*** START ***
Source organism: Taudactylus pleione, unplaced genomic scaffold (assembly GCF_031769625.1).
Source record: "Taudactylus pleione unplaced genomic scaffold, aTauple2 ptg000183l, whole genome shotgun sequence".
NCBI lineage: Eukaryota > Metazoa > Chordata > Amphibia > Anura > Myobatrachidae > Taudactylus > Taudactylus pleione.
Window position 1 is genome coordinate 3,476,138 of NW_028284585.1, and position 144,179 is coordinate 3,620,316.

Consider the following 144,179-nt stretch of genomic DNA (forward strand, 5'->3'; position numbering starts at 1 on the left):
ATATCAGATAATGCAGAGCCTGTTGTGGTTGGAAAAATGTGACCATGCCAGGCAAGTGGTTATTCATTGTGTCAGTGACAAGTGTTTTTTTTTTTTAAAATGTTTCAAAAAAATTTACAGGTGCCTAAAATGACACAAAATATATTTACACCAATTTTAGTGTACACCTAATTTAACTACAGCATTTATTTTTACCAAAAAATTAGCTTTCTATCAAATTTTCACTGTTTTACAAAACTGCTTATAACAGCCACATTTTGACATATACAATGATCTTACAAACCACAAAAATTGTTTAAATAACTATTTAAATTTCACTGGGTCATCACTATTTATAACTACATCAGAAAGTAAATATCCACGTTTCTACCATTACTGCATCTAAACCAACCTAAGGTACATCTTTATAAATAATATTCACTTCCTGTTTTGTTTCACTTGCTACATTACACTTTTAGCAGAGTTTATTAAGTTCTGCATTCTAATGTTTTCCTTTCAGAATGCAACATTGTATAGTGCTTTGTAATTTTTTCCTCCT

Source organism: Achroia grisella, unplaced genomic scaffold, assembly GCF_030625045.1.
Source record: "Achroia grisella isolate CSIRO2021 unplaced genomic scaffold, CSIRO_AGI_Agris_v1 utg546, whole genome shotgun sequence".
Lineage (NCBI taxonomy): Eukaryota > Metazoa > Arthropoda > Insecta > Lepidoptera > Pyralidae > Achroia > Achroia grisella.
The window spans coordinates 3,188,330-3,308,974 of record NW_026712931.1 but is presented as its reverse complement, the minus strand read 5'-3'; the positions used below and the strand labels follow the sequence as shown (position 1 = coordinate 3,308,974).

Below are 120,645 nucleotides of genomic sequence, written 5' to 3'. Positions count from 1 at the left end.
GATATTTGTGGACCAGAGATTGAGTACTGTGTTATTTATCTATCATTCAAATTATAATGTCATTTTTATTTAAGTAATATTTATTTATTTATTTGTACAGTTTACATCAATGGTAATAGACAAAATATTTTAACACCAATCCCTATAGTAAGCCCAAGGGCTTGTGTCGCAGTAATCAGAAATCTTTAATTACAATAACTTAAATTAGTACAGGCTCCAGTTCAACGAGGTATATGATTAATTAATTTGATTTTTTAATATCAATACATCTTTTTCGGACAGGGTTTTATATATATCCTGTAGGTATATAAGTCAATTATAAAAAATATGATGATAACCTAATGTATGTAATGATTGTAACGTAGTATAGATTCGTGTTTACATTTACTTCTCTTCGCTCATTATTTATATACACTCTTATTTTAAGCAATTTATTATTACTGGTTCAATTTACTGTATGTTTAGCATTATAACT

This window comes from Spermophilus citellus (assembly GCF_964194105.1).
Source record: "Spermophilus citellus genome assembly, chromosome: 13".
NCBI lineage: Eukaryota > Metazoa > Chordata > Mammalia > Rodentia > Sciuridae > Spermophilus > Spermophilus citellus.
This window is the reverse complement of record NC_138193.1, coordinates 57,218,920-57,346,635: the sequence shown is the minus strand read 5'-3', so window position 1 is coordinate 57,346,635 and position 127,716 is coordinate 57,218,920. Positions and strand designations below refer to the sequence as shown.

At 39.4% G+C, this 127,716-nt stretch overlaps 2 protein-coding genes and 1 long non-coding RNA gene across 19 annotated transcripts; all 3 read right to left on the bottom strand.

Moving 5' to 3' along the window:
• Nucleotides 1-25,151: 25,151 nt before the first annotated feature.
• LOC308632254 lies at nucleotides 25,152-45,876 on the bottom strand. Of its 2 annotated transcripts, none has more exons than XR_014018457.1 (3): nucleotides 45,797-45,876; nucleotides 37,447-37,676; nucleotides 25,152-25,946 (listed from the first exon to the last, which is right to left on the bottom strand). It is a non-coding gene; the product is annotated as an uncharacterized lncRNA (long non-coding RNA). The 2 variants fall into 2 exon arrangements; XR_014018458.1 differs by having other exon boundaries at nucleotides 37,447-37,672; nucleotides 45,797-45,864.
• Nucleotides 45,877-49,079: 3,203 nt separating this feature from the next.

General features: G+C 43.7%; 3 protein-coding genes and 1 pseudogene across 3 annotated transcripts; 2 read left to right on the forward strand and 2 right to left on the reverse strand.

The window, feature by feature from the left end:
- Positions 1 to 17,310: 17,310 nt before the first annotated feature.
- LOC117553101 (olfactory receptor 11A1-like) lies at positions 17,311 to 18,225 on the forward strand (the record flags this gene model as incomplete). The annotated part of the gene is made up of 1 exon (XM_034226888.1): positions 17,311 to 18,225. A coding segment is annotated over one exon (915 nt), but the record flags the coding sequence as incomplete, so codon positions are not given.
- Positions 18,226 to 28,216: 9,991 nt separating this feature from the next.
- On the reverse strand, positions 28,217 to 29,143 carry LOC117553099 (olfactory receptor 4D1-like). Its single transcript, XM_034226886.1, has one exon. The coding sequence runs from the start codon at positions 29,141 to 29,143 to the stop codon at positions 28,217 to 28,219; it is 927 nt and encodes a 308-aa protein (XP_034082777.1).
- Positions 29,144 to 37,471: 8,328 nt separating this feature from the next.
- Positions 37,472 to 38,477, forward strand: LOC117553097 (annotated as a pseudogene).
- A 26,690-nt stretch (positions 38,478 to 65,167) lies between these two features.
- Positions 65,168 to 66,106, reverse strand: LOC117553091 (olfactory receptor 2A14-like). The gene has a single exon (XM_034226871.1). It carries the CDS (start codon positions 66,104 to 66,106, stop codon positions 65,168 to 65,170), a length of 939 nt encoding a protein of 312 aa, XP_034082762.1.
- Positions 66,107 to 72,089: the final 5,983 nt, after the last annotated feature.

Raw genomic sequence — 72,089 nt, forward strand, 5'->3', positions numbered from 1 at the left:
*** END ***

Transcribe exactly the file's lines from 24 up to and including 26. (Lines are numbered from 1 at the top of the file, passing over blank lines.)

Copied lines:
- Positions 1 to 17,310: 17,310 nt before the first annotated feature.
- LOC117553101 (olfactory receptor 11A1-like) lies at positions 17,311 to 18,225 on the forward strand (the record flags this gene model as incomplete). The annotated part of the gene is made up of 1 exon (XM_034226888.1): positions 17,311 to 18,225. A coding segment is annotated over one exon (915 nt), but the record flags the coding sequence as incomplete, so codon positions are not given.
- Positions 18,226 to 28,216: 9,991 nt separating this feature from the next.